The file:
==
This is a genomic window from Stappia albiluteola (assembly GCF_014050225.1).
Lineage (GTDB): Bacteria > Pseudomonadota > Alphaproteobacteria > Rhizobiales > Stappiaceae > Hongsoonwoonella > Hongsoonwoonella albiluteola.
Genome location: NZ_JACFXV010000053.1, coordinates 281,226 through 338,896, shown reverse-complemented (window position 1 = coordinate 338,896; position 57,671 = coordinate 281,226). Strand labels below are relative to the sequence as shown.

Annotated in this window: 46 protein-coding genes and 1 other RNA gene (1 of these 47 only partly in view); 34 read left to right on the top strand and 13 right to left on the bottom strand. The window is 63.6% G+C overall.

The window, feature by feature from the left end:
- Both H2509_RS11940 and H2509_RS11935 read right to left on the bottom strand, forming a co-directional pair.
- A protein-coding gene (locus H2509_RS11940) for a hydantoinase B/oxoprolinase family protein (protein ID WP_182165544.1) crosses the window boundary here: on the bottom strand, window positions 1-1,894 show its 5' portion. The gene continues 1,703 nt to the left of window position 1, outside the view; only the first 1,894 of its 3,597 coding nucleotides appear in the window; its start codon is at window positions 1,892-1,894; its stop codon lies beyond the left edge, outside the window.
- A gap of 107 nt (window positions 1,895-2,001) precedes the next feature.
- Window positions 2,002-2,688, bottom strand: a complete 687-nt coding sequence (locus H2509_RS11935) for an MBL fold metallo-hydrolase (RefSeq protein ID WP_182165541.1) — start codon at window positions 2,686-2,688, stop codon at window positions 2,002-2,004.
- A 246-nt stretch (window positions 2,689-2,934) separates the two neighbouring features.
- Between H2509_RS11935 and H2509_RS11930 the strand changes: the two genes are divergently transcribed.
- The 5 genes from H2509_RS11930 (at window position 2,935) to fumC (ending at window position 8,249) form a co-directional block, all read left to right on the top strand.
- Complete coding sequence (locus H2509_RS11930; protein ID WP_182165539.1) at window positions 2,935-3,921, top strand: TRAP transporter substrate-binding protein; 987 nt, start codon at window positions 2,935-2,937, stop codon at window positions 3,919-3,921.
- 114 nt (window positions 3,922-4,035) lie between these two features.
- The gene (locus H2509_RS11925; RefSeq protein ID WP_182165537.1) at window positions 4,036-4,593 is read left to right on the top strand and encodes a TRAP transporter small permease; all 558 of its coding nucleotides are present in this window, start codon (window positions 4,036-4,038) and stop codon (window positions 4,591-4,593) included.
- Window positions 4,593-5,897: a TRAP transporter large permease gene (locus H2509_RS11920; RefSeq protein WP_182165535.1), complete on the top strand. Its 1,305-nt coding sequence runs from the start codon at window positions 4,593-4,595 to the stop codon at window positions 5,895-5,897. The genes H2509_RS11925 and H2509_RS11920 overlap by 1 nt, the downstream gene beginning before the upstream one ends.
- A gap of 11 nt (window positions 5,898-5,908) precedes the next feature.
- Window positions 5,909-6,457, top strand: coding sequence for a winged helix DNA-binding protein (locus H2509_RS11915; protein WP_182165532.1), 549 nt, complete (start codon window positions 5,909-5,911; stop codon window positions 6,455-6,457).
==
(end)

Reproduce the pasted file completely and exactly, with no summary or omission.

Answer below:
This is a genomic window from Stappia albiluteola (assembly GCF_014050225.1).
Lineage (GTDB): Bacteria > Pseudomonadota > Alphaproteobacteria > Rhizobiales > Stappiaceae > Hongsoonwoonella > Hongsoonwoonella albiluteola.
Genome location: NZ_JACFXV010000053.1, coordinates 281,226 through 338,896, shown reverse-complemented (window position 1 = coordinate 338,896; position 57,671 = coordinate 281,226). Strand labels below are relative to the sequence as shown.

Annotated in this window: 46 protein-coding genes and 1 other RNA gene (1 of these 47 only partly in view); 34 read left to right on the top strand and 13 right to left on the bottom strand. The window is 63.6% G+C overall.

The window, feature by feature from the left end:
- Both H2509_RS11940 and H2509_RS11935 read right to left on the bottom strand, forming a co-directional pair.
- A protein-coding gene (locus H2509_RS11940) for a hydantoinase B/oxoprolinase family protein (protein ID WP_182165544.1) crosses the window boundary here: on the bottom strand, window positions 1-1,894 show its 5' portion. The gene continues 1,703 nt to the left of window position 1, outside the view; only the first 1,894 of its 3,597 coding nucleotides appear in the window; its start codon is at window positions 1,892-1,894; its stop codon lies beyond the left edge, outside the window.
- A gap of 107 nt (window positions 1,895-2,001) precedes the next feature.
- Window positions 2,002-2,688, bottom strand: a complete 687-nt coding sequence (locus H2509_RS11935) for an MBL fold metallo-hydrolase (RefSeq protein ID WP_182165541.1) — start codon at window positions 2,686-2,688, stop codon at window positions 2,002-2,004.
- A 246-nt stretch (window positions 2,689-2,934) separates the two neighbouring features.
- Between H2509_RS11935 and H2509_RS11930 the strand changes: the two genes are divergently transcribed.
- The 5 genes from H2509_RS11930 (at window position 2,935) to fumC (ending at window position 8,249) form a co-directional block, all read left to right on the top strand.
- Complete coding sequence (locus H2509_RS11930; protein ID WP_182165539.1) at window positions 2,935-3,921, top strand: TRAP transporter substrate-binding protein; 987 nt, start codon at window positions 2,935-2,937, stop codon at window positions 3,919-3,921.
- 114 nt (window positions 3,922-4,035) lie between these two features.
- The gene (locus H2509_RS11925; RefSeq protein ID WP_182165537.1) at window positions 4,036-4,593 is read left to right on the top strand and encodes a TRAP transporter small permease; all 558 of its coding nucleotides are present in this window, start codon (window positions 4,036-4,038) and stop codon (window positions 4,591-4,593) included.
- Window positions 4,593-5,897: a TRAP transporter large permease gene (locus H2509_RS11920; RefSeq protein WP_182165535.1), complete on the top strand. Its 1,305-nt coding sequence runs from the start codon at window positions 4,593-4,595 to the stop codon at window positions 5,895-5,897. The genes H2509_RS11925 and H2509_RS11920 overlap by 1 nt, the downstream gene beginning before the upstream one ends.
- A gap of 11 nt (window positions 5,898-5,908) precedes the next feature.
- Window positions 5,909-6,457, top strand: coding sequence for a winged helix DNA-binding protein (locus H2509_RS11915; protein WP_182165532.1), 549 nt, complete (start codon window positions 5,909-5,911; stop codon window positions 6,455-6,457).